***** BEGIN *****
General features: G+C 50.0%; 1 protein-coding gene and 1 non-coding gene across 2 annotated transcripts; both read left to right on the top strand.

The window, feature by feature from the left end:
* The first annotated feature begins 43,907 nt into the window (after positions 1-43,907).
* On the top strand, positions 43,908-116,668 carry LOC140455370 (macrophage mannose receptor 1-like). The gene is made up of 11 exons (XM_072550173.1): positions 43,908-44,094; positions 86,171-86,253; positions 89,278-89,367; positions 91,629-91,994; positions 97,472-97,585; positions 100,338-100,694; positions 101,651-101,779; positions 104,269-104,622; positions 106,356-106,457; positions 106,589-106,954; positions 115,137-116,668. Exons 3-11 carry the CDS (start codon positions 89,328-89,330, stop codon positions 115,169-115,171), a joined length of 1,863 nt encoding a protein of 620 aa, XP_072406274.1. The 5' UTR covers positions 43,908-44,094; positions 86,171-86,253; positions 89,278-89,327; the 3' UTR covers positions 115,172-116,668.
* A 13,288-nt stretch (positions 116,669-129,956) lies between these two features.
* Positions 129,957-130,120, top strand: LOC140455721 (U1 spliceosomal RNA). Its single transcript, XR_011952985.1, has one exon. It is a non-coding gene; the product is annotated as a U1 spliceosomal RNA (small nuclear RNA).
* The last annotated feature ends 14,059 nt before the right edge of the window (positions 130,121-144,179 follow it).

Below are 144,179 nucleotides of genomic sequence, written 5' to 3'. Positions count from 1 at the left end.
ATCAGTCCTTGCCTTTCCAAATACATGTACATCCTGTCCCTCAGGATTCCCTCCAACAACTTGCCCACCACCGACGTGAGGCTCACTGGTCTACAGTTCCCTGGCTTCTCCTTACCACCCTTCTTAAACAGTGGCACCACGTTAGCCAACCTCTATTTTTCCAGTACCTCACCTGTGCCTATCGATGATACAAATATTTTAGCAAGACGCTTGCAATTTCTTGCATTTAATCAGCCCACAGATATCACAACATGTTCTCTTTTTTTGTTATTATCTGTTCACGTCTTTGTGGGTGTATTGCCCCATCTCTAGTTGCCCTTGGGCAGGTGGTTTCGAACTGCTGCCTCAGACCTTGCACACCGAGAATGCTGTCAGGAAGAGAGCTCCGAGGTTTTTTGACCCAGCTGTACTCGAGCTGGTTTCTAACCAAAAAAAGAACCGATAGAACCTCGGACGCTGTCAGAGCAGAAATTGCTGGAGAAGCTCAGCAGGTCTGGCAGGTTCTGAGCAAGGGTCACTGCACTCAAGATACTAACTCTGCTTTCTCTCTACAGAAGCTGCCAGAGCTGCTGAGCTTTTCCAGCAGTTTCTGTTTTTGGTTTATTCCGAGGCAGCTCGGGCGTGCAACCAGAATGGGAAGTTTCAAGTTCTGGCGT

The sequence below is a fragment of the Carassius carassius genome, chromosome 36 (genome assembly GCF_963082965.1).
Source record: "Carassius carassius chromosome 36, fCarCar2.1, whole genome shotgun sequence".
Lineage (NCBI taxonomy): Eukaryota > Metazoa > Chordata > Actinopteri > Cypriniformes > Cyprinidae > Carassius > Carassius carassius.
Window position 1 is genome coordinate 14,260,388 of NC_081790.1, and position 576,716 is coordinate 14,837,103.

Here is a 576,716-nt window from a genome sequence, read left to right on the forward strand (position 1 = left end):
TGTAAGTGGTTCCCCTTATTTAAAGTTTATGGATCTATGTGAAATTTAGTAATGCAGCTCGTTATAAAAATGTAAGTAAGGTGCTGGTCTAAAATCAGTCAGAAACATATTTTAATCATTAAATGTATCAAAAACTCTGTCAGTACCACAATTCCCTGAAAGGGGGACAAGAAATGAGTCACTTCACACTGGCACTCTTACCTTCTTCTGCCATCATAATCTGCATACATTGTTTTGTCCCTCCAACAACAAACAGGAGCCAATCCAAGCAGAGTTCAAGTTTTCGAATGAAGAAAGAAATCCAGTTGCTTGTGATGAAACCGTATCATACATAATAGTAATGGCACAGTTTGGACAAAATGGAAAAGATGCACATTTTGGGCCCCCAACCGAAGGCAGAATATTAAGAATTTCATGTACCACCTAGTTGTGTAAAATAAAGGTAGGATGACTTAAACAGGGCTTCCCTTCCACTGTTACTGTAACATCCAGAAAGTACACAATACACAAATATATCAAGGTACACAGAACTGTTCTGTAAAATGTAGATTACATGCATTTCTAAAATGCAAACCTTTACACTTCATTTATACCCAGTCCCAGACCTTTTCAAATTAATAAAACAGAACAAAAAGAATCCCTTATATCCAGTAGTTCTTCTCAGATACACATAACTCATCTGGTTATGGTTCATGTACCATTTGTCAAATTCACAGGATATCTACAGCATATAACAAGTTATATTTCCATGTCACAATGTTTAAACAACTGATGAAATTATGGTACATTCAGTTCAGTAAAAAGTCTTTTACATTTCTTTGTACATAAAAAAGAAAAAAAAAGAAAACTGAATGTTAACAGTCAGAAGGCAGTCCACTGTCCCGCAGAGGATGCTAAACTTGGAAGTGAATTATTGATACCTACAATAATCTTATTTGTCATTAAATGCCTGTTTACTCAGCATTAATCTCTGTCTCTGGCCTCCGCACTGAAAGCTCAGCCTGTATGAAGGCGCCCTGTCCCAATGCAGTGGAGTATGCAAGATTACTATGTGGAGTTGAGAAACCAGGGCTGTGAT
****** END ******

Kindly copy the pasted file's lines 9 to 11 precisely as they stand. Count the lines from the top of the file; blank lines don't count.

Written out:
ATCAGTCCTTGCCTTTCCAAATACATGTACATCCTGTCCCTCAGGATTCCCTCCAACAACTTGCCCACCACCGACGTGAGGCTCACTGGTCTACAGTTCCCTGGCTTCTCCTTACCACCCTTCTTAAACAGTGGCACCACGTTAGCCAACCTCTATTTTTCCAGTACCTCACCTGTGCCTATCGATGATACAAATATTTTAGCAAGACGCTTGCAATTTCTTGCATTTAATCAGCCCACAGATATCACAACATGTTCTCTTTTTTTGTTATTATCTGTTCACGTCTTTGTGGGTGTATTGCCCCATCTCTAGTTGCCCTTGGGCAGGTGGTTTCGAACTGCTGCCTCAGACCTTGCACACCGAGAATGCTGTCAGGAAGAGAGCTCCGAGGTTTTTTGACCCAGCTGTACTCGAGCTGGTTTCTAACCAAAAAAAGAACCGATAGAACCTCGGACGCTGTCAGAGCAGAAATTGCTGGAGAAGCTCAGCAGGTCTGGCAGGTTCTGAGCAAGGGTCACTGCACTCAAGATACTAACTCTGCTTTCTCTCTACAGAAGCTGCCAGAGCTGCTGAGCTTTTCCAGCAGTTTCTGTTTTTGGTTTATTCCGAGGCAGCTCGGGCGTGCAACCAGAATGGGAAGTTTCAAGTTCTGGCGT

The sequence below is a fragment of the Carassius carassius genome, chromosome 36 (genome assembly GCF_963082965.1).
Source record: "Carassius carassius chromosome 36, fCarCar2.1, whole genome shotgun sequence".